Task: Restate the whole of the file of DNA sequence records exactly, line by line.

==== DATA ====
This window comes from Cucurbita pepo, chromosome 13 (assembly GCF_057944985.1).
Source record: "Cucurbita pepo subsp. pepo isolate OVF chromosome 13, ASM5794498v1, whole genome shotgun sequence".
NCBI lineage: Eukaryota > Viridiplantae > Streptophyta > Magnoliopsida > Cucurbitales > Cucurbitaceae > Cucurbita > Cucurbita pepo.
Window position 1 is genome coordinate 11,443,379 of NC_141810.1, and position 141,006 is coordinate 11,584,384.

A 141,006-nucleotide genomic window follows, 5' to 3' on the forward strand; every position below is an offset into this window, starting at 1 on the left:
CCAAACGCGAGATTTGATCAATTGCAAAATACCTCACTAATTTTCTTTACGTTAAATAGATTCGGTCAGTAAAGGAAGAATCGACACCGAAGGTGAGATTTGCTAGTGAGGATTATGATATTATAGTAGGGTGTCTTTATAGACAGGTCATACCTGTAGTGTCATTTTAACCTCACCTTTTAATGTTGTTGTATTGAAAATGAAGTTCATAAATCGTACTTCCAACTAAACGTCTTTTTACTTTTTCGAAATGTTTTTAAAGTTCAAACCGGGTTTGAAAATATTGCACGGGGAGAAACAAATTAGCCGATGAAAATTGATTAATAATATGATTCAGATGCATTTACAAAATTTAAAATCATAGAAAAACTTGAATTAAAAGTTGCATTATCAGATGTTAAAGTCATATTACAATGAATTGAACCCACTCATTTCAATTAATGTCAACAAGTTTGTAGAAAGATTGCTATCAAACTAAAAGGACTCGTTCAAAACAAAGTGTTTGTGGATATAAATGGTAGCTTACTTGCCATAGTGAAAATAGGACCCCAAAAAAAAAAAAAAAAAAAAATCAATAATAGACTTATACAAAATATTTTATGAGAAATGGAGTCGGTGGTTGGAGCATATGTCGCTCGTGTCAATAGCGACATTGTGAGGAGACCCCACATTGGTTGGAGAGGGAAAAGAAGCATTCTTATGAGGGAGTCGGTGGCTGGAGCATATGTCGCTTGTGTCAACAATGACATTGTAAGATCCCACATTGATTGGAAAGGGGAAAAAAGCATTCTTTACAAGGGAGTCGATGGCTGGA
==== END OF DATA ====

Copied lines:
This window comes from Cucurbita pepo, chromosome 13 (assembly GCF_057944985.1).
Source record: "Cucurbita pepo subsp. pepo isolate OVF chromosome 13, ASM5794498v1, whole genome shotgun sequence".
NCBI lineage: Eukaryota > Viridiplantae > Streptophyta > Magnoliopsida > Cucurbitales > Cucurbitaceae > Cucurbita > Cucurbita pepo.
Window position 1 is genome coordinate 11,443,379 of NC_141810.1, and position 141,006 is coordinate 11,584,384.

A 141,006-nucleotide genomic window follows, 5' to 3' on the forward strand; every position below is an offset into this window, starting at 1 on the left:
CCAAACGCGAGATTTGATCAATTGCAAAATACCTCACTAATTTTCTTTACGTTAAATAGATTCGGTCAGTAAAGGAAGAATCGACACCGAAGGTGAGATTTGCTAGTGAGGATTATGATATTATAGTAGGGTGTCTTTATAGACAGGTCATACCTGTAGTGTCATTTTAACCTCACCTTTTAATGTTGTTGTATTGAAAATGAAGTTCATAAATCGTACTTCCAACTAAACGTCTTTTTACTTTTTCGAAATGTTTTTAAAGTTCAAACCGGGTTTGAAAATATTGCACGGGGAGAAACAAATTAGCCGATGAAAATTGATTAATAATATGATTCAGATGCATTTACAAAATTTAAAATCATAGAAAAACTTGAATTAAAAGTTGCATTATCAGATGTTAAAGTCATATTACAATGAATTGAACCCACTCATTTCAATTAATGTCAACAAGTTTGTAGAAAGATTGCTATCAAACTAAAAGGACTCGTTCAAAACAAAGTGTTTGTGGATATAAATGGTAGCTTACTTGCCATAGTGAAAATAGGACCCCAAAAAAAAAAAAAAAAAAAAATCAATAATAGACTTATACAAAATATTTTATGAGAAATGGAGTCGGTGGTTGGAGCATATGTCGCTCGTGTCAATAGCGACATTGTGAGGAGACCCCACATTGGTTGGAGAGGGAAAAGAAGCATTCTTATGAGGGAGTCGGTGGCTGGAGCATATGTCGCTTGTGTCAACAATGACATTGTAAGATCCCACATTGATTGGAAAGGGGAAAAAAGCATTCTTTACAAGGGAGTCGATGGCTGGA